Scientists Discover Genetic Clues Related to Treating Macular Degeneration

Better treatments for an eye condition that can cause blindness are a major step closer after scientists discovered genetic clues that show who has it.

Researchers in Australia have unearthed genetic markers of age-related macular degeneration.

They hope their discovery will soon mean doctors can give patients the best drug for them based on their genes.

Patients gets free eye exam
A patient receives an eye exam at a free health clinic on July 22, 2017, in Wise, Virginia. Researchers in Australia have unearthed genetic markers of age-related macular degeneration that may lead to better treatment. John Moore/Getty Images

The incurable condition can cause sufferers to go blind or become partially sighted.

Symptoms are caused by steady degeneration of the macular, which lies in the center of the retina towards the back of the eye.

Around 600,000 Brits, just under one percent of the population, are affected by it, according to the Macular Society.

The research team say it affects one in seven Australians over 50, and causes blindness in around 15 percent of those over 80 who have it.

Its underlying causes remain unknown but scientists say both genetic and environmental factors contribute to it. Risk factors include age, family history and smoking.

To make the breakthrough, the team reprogrammed stem cells to models of diseased eye cells.

They then analyzed DNA, RNA - which codes, decodes and regulates genes - and proteins to pinpoint genetic clues.

Scan of retinal pigment epithelium cells
Black and white electron microscopy imaging of retinal pigment epithelium cells. Better treatments for macular degeneration are closer after scientists discovered vital genetic clues. Dr. Grace Lidgerwood/Josh Brady, SWNS/Zenger

The team took skin samples from 79 people with and without late-stage age-related macular degeneration.

Participants' skin cells were reprogrammed to revert to stem cells called induced pluripotent stem cells.

They were then guided with molecular signals to become retinal pigment epithelium cells, which are the cells affected in age-related macular degeneration.

Retinal pigment epithelium cells line the back of the retina and are essential to its health and functioning.

Their degeneration is associated with the death of light-sensing neurons in the retina that transmit visual signals to the brain and are responsible for the loss of vision the condition causes.

An analysis of 127,600 cells revealed 439 sets of genes associated with the condition, of which 43 could be new gene variants.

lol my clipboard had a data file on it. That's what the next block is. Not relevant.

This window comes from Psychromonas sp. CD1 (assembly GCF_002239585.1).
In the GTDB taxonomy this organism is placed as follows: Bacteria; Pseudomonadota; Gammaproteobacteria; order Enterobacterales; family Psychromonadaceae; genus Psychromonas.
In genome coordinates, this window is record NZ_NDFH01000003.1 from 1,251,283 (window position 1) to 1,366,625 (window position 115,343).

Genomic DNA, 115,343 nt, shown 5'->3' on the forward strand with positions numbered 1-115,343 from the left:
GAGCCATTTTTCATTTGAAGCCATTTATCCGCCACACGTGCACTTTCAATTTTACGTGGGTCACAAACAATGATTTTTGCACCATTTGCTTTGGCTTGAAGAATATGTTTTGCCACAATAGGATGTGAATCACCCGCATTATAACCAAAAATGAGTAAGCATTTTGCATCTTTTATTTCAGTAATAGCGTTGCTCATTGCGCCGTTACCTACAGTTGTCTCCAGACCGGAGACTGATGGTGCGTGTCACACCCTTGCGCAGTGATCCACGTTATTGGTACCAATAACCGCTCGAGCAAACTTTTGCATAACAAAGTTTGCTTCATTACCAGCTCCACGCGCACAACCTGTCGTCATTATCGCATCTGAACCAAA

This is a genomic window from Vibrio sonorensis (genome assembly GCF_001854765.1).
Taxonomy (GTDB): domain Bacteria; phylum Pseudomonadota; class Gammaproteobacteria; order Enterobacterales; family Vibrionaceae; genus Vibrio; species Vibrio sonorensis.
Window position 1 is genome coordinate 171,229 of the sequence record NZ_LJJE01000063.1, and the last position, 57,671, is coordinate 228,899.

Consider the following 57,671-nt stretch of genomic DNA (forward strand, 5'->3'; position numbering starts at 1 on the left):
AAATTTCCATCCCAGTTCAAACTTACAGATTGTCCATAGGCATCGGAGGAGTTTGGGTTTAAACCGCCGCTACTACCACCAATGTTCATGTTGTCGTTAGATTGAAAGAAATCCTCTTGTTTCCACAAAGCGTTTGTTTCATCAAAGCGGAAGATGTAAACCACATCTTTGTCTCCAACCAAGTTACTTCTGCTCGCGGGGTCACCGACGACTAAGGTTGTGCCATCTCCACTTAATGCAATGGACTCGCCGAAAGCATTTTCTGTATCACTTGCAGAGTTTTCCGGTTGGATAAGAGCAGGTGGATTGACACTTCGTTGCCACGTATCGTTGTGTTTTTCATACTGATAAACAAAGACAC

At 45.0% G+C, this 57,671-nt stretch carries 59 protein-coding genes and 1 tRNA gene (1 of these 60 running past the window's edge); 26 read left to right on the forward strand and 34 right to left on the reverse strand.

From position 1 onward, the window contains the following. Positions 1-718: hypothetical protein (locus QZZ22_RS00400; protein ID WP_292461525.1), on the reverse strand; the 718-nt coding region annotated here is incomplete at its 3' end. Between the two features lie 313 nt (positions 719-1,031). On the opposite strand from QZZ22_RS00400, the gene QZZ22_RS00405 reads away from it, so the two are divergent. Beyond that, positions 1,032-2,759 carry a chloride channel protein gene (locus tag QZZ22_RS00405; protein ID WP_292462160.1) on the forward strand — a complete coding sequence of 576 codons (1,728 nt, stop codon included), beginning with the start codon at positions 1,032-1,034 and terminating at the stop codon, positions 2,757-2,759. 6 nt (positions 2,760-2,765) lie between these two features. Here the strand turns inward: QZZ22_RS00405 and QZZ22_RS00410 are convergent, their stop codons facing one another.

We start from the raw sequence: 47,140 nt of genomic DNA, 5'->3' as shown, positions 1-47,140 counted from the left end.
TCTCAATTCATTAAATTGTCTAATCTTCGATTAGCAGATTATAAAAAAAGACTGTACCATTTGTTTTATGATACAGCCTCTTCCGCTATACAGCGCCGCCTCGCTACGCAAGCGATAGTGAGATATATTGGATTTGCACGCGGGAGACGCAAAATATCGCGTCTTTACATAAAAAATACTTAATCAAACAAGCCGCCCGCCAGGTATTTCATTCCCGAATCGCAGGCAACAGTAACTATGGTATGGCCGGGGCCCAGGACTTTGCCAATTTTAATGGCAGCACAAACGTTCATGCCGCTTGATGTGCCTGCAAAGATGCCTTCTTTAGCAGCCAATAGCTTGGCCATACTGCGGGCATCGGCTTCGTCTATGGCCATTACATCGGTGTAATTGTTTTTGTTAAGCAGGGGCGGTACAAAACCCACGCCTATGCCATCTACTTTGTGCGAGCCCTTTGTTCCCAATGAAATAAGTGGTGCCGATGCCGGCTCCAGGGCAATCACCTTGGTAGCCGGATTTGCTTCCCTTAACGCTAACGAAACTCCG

Tests revealed differences in energy-making organelles between healthy cells and those with the disease.

This means proteins in the organelles could prevent or alter the course of age-related macular degeneration.

These sets of genes can now be used for screening using cells specific to patients in a dish.

The team hope they will soon be able to give patients drugs based on their genes but caution that further research is needed.

"We've tested the way that differences in people's genes impact the cells involved in age-related macular degeneration," said study co-lead author Professor Joseph Powell from the Garvan Institute of Medical Research in Sydney, Australia.

Fluorescent imaging of retinal pigment epithelium
Fluorescent imaging of retinal pigment epithelium. Better treatments for macular degeneration are closer after scientists discover vital genetic clues. Dr. Grace Lidgerwood/Josh Brady, SWNS/Zenger

"At the smallest scale we've narrowed down specific types of cells to pinpoint the genetic markers of this disease.

"This is the basis of precision medicine, where we can then look at what therapeutics might be most effective for a person's genetic profile of disease."

Co-lead author Professor Alice Pébay from the University of Melbourne, Australia, added: "Ultimately, we are interested in matching the genetic profile of a patient to the best drug for that patient.

"We need to test how they work in cells relevant to the disease."

In an earlier study the team uncovered genetic clues for glaucoma, another eye disease that can cause blindness, using stem cell models of the retina and optic nerve.

The authors now want to investigate the genetic causes of Parkinson's and heart disease.

The findings were published in the journal Nature Communications.

Produced in association with SWNS.

This story was provided to Newsweek by Zenger News.